Masahiro Sakurai has always been one for theatrics. Both in game design and in general, the man knows how to create a certain atmosphere. In particular, Super Smash Brothers has always been the series he spoils the most. It’s a series that needs no introduction, and the games have always received acclaim due to their crossover nature and general sense of fun. C’mon, who among us hasn’t always wanted Kirby to beat the pulp out of Cloud Strife? This game makes such a reality (and if you believe Nomura, a canon timeline as well). Sakurai has also been known to play games with his fanbase, keeping them guessing on the next character reveal and generally speaking to his audience not as a businessman, but by addressing them as players first rather than just consumers. When those glorious Smash arrows shoot by, you know the moment is here for a character reveal. It’s become tradition these last few years to watch a Nintendo event (or sometimes even dropped with little to no warning) be preceded by a new Smash Brothers trailer, and the hype, the reaction videos, the cheers and jeers of it all make it an incredible exercise in community engagement.
But where did these invitational videos get their start? The key phrase here is “invitational”. Back in 2014, The very first trailer for Super Smash Brothers for WiiU and 3DS dropped (yes, that is the full title. Yes, Nintendo PR had to refer to it in full for a few years). We had a neat showcase of the 3DS version first, and the thought of a full portable smash was tantalizing in the moment. Then, when that scarlet plumber leapt into glorious HD we knew Smash brothers had risen again. It’s important to keep in mind, at this point Smash Bros Brawl was the most recent incarnation, which was the red-haired stepchild to Smash Bros Melee or fan works such as Project M (may it wavedash in heaven). Super Smash Brothers for WiiU and 3DS…I’m not calling it that. Smash 4 was a breath of fresh air for the series. It brought over many familiar faces while also adding…Villager from Animal Crossing? Wii Fit Trainer? The odd ball picks are what gives Smash it’s identity, and while characters like Wii Fit were met with backlash on arrival, I’d argue they are a staple of establishing the series’ personality. Without our Duck Hunts and R.O.Bs, I think some of the novelty of the roster would wear off quick.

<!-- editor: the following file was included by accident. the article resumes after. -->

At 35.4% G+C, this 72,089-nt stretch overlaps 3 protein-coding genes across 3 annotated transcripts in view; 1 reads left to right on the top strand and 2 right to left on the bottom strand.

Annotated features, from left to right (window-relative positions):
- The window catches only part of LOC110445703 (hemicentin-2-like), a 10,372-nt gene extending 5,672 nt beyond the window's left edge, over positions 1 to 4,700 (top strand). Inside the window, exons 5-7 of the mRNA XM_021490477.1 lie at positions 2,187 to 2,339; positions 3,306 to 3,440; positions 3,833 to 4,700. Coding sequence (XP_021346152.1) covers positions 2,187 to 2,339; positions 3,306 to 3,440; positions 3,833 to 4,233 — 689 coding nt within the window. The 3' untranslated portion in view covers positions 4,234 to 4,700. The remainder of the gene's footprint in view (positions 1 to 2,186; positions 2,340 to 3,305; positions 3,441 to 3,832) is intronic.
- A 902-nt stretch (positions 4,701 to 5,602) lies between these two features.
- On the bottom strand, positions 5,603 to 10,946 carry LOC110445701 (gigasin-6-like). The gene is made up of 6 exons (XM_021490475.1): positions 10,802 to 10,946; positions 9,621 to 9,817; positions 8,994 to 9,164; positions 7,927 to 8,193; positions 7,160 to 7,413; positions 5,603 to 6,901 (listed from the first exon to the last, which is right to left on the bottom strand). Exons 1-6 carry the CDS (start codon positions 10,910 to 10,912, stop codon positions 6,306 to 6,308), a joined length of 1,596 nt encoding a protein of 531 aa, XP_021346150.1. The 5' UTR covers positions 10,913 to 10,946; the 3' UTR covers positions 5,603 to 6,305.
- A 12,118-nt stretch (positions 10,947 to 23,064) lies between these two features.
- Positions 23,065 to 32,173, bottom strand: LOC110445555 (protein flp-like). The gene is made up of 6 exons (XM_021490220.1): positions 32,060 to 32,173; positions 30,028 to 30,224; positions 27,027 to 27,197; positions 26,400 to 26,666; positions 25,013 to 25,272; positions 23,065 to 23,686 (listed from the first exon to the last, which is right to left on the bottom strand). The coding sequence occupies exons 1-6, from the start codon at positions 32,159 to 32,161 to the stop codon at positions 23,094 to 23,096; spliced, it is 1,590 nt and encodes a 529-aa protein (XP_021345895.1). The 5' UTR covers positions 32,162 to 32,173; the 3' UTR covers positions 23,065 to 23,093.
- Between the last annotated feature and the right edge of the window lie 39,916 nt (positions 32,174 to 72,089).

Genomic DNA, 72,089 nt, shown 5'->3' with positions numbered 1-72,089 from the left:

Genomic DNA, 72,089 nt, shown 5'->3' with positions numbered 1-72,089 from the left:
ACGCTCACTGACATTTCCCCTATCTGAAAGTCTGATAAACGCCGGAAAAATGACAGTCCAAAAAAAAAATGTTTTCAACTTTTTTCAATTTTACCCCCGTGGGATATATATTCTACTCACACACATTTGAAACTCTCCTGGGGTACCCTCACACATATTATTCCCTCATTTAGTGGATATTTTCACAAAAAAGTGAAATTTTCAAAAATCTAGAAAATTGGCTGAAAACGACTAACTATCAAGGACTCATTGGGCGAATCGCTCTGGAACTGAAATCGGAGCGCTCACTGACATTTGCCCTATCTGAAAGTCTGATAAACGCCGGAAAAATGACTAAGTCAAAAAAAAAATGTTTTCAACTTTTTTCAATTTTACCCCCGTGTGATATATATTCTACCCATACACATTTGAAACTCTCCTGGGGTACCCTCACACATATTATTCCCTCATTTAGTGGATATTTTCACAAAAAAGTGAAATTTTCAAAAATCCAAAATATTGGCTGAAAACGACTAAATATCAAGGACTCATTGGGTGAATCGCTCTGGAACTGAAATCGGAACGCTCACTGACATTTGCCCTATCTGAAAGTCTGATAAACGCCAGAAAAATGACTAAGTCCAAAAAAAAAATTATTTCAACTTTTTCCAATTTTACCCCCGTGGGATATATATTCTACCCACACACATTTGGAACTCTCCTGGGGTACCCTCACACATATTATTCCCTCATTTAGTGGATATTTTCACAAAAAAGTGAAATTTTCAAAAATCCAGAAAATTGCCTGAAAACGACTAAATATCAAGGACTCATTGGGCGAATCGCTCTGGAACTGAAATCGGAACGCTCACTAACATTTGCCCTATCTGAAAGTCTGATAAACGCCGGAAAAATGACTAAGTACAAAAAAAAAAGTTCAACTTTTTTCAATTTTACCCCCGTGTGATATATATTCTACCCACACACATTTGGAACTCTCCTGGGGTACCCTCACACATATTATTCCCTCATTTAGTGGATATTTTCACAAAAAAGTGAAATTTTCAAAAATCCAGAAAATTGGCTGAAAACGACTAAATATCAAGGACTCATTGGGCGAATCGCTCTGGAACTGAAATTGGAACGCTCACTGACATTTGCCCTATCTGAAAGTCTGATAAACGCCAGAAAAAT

What I would like to home in on here would be Villager’s reveal trailer though. Let’s rewind back to the beginning of the Smash 4 reveal trailer. Here, we start on a shot of Animal Crossing in HD (Which is ironic since a proper AC title on the home console at the time, the WiiU, did not or never would exist). A Villager gets a letter in the mail with the smash insignia emblazoned on it, and then rushes out, leaving the invite in plain sight. He then appears later in the trailer, solidifying his state as a proper newcomer and ushering the era of fighter splash screens, which would become a staple in the years following. Fighters also revealed during this time were the aforementioned Wii Fit Trainer and perhaps the most exciting of all, Mega Man from his titular franchise (Smash guests from other companies were incredibly rare at the time, with only Snake and Sonic existing in brawl).
Neither of these trailers were themed around a letter, rather both were staged within their home franchises and then triumphantly revealed to be playable in Smash 4. It’s clear that all the trailers that follow were prepared far in advance, none centered around gaining an “acceptance” to Smash like a proverbial Hogwarts invitation. It seems more like Sakurai and the gang devised smash newcomer trailers to be based in their own world (if not only in the realm of video games in general, not like real world inclusions that will be touched on later), first and foremost.
This is all but proven with the up and coming fighter trailers that followed; Rosalina was paired with Kirby in a Mario Kart crossover, basically inviting herself into the roster (Kirby would never even be a part of Mario Kart, at least at the time of writing, making this another throwaway cameo. Maybe the older Smash trailers are insights into projects Nintendo was experimenting with at the time). Little Mac was shown at his iconic ring training for a mystery event, Charizard & Greninja were duking out as Pokemon do, and Palutena essentially used her goddess’ divine power to will herself into the game. These are only a few of the examples of the trailers leading up to Smash 4’s release, and an invite as we know it today is completely unseen. Up until the final DLC reveal for Smash 4 (Bayonetta), the letter was never a part of the Smash Bros circuit.